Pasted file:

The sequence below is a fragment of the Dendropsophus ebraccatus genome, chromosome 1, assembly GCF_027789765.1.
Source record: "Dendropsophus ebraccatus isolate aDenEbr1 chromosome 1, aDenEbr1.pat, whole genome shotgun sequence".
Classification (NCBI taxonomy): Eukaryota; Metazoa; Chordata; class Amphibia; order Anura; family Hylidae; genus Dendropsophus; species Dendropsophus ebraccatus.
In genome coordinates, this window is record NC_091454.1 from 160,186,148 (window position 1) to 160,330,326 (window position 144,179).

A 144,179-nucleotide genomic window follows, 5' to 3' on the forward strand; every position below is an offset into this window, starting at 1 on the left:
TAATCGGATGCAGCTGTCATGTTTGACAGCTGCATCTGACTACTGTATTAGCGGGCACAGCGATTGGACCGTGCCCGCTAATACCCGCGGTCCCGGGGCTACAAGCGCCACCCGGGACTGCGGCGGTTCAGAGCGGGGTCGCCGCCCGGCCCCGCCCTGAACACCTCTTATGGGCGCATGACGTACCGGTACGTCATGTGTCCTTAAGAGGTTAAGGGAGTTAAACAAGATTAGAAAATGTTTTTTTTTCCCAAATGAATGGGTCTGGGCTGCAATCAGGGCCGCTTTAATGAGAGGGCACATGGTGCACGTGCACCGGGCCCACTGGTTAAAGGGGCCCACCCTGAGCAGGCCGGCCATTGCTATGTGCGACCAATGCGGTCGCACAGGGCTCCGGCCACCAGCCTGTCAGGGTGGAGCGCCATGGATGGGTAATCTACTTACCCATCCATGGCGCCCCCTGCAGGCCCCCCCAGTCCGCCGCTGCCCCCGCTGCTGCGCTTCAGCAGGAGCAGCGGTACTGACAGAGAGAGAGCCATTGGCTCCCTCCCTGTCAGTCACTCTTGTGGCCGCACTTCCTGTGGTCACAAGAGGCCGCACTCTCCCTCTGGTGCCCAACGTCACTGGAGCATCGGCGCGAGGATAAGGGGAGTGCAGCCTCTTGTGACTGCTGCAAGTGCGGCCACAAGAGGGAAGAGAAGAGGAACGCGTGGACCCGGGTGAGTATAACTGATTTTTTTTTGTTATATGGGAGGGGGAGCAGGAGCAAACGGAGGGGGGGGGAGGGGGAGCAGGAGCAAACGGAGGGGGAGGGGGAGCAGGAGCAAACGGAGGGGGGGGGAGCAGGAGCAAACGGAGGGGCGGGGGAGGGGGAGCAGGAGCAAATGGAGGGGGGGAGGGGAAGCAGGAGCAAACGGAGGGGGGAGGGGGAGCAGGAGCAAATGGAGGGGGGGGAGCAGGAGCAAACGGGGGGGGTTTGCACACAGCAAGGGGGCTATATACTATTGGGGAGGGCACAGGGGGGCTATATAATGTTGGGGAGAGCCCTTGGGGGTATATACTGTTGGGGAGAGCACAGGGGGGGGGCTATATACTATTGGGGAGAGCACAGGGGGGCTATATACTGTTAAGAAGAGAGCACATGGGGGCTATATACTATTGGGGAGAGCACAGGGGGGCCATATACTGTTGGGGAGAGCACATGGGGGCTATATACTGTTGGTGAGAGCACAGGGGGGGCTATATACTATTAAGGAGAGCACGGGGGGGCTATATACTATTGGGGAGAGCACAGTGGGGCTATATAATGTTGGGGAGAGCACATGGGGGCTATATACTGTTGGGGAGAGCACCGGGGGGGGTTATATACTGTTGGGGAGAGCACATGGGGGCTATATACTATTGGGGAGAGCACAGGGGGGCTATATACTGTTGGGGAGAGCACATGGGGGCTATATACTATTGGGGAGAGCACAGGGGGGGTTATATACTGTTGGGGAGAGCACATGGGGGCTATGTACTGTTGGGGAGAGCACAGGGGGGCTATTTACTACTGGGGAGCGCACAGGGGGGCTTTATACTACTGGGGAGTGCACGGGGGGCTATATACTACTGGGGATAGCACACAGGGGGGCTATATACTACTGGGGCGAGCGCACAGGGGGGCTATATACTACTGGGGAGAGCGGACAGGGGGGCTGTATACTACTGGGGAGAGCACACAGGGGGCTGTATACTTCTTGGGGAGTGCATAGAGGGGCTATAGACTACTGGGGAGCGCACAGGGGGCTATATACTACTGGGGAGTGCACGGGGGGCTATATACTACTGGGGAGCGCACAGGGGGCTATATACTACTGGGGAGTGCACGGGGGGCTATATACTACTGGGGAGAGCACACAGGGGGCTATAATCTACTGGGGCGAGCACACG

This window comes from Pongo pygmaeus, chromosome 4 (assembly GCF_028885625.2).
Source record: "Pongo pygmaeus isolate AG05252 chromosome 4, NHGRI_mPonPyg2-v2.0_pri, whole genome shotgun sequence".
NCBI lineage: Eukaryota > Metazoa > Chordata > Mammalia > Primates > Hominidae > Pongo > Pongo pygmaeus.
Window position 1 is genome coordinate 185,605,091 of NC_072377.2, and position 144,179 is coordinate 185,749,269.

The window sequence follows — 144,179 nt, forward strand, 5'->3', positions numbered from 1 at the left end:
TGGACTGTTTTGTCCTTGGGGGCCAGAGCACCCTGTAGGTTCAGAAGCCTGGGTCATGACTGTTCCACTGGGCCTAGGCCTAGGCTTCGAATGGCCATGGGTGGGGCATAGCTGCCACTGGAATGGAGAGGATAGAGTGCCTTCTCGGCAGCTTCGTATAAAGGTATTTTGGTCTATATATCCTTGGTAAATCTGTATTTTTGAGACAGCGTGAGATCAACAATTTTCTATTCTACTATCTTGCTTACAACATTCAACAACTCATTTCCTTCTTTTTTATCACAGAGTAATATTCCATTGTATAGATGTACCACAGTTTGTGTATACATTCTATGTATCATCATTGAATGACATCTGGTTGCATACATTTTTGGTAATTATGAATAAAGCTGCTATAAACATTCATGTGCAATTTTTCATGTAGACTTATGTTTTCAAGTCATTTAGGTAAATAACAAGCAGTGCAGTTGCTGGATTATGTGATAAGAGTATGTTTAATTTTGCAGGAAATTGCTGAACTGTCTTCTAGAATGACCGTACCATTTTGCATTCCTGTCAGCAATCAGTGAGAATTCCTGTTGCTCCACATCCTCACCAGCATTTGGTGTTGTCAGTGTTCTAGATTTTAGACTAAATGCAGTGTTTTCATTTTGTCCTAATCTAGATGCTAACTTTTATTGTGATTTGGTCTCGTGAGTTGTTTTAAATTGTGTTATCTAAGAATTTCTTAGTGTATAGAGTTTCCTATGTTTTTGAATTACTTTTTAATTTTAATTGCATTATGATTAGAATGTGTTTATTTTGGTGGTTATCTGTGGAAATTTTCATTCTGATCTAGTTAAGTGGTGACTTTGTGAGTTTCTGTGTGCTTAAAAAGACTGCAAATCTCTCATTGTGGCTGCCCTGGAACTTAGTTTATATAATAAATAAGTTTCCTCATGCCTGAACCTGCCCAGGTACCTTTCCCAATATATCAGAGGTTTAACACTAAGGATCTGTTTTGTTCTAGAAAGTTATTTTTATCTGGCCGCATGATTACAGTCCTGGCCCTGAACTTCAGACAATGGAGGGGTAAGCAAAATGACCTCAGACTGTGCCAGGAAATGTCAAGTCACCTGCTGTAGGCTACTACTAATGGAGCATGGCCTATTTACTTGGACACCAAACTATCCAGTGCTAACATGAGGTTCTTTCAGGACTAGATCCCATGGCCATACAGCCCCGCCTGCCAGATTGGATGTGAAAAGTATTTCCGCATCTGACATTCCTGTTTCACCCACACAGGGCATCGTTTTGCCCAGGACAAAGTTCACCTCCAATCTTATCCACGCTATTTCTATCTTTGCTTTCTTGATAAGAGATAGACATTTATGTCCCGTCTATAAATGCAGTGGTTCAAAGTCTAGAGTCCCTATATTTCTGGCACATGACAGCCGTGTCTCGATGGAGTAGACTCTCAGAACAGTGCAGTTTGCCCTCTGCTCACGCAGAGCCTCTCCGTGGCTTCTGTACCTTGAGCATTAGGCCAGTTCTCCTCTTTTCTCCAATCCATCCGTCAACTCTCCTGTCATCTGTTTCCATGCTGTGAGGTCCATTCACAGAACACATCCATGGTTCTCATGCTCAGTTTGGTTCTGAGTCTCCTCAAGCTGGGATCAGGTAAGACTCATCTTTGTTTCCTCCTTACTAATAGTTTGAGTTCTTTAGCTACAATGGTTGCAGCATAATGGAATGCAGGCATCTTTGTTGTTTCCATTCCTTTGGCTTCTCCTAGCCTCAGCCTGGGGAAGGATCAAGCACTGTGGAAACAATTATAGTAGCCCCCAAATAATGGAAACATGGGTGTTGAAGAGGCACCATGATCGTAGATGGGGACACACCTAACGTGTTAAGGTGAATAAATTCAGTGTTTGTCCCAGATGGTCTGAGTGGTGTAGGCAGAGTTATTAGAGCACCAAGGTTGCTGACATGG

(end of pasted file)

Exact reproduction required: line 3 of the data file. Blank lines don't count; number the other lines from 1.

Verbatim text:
Classification (NCBI taxonomy): Eukaryota; Metazoa; Chordata; class Amphibia; order Anura; family Hylidae; genus Dendropsophus; species Dendropsophus ebraccatus.